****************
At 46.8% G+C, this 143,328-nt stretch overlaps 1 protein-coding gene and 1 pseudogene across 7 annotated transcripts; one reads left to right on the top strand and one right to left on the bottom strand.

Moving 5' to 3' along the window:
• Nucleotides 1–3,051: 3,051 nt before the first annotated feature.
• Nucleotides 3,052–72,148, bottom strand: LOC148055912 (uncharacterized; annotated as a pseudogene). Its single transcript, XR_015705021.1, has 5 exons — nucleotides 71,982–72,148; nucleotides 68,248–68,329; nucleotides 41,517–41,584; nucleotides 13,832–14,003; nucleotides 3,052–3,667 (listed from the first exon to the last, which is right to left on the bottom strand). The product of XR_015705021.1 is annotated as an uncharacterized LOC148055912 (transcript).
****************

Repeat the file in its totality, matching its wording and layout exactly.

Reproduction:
At 46.8% G+C, this 143,328-nt stretch overlaps 1 protein-coding gene and 1 pseudogene across 7 annotated transcripts; one reads left to right on the top strand and one right to left on the bottom strand.

Moving 5' to 3' along the window:
• Nucleotides 1–3,051: 3,051 nt before the first annotated feature.
• Nucleotides 3,052–72,148, bottom strand: LOC148055912 (uncharacterized; annotated as a pseudogene). Its single transcript, XR_015705021.1, has 5 exons — nucleotides 71,982–72,148; nucleotides 68,248–68,329; nucleotides 41,517–41,584; nucleotides 13,832–14,003; nucleotides 3,052–3,667 (listed from the first exon to the last, which is right to left on the bottom strand). The product of XR_015705021.1 is annotated as an uncharacterized LOC148055912 (transcript).